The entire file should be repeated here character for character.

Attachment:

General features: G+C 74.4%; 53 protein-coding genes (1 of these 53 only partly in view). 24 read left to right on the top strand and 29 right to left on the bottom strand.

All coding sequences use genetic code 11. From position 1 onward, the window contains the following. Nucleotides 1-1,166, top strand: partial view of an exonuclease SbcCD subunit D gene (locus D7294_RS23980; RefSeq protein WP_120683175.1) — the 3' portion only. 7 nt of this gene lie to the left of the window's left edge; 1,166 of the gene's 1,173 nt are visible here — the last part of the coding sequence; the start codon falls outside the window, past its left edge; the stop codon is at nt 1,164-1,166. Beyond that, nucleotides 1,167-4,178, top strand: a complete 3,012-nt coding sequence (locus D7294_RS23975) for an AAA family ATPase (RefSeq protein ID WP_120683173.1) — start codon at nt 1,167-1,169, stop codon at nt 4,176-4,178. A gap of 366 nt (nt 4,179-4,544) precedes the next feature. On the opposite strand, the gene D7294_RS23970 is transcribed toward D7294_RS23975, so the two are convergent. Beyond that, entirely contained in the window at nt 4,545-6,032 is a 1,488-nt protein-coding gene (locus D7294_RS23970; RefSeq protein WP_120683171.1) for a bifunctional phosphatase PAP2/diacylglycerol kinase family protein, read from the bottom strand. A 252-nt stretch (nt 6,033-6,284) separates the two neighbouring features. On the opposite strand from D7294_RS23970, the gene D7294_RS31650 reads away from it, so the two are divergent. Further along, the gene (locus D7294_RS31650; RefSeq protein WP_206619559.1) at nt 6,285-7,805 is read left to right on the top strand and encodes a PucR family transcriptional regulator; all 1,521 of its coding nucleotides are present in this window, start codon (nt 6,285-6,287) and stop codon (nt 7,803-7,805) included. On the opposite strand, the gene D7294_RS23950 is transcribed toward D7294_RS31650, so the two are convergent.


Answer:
General features: G+C 74.4%; 53 protein-coding genes (1 of these 53 only partly in view). 24 read left to right on the top strand and 29 right to left on the bottom strand.

All coding sequences use genetic code 11. From position 1 onward, the window contains the following. Nucleotides 1-1,166, top strand: partial view of an exonuclease SbcCD subunit D gene (locus D7294_RS23980; RefSeq protein WP_120683175.1) — the 3' portion only. 7 nt of this gene lie to the left of the window's left edge; 1,166 of the gene's 1,173 nt are visible here — the last part of the coding sequence; the start codon falls outside the window, past its left edge; the stop codon is at nt 1,164-1,166. Beyond that, nucleotides 1,167-4,178, top strand: a complete 3,012-nt coding sequence (locus D7294_RS23975) for an AAA family ATPase (RefSeq protein ID WP_120683173.1) — start codon at nt 1,167-1,169, stop codon at nt 4,176-4,178. A gap of 366 nt (nt 4,179-4,544) precedes the next feature. On the opposite strand, the gene D7294_RS23970 is transcribed toward D7294_RS23975, so the two are convergent. Beyond that, entirely contained in the window at nt 4,545-6,032 is a 1,488-nt protein-coding gene (locus D7294_RS23970; RefSeq protein WP_120683171.1) for a bifunctional phosphatase PAP2/diacylglycerol kinase family protein, read from the bottom strand. A 252-nt stretch (nt 6,033-6,284) separates the two neighbouring features. On the opposite strand from D7294_RS23970, the gene D7294_RS31650 reads away from it, so the two are divergent. Further along, the gene (locus D7294_RS31650; RefSeq protein WP_206619559.1) at nt 6,285-7,805 is read left to right on the top strand and encodes a PucR family transcriptional regulator; all 1,521 of its coding nucleotides are present in this window, start codon (nt 6,285-6,287) and stop codon (nt 7,803-7,805) included. On the opposite strand, the gene D7294_RS23950 is transcribed toward D7294_RS31650, so the two are convergent.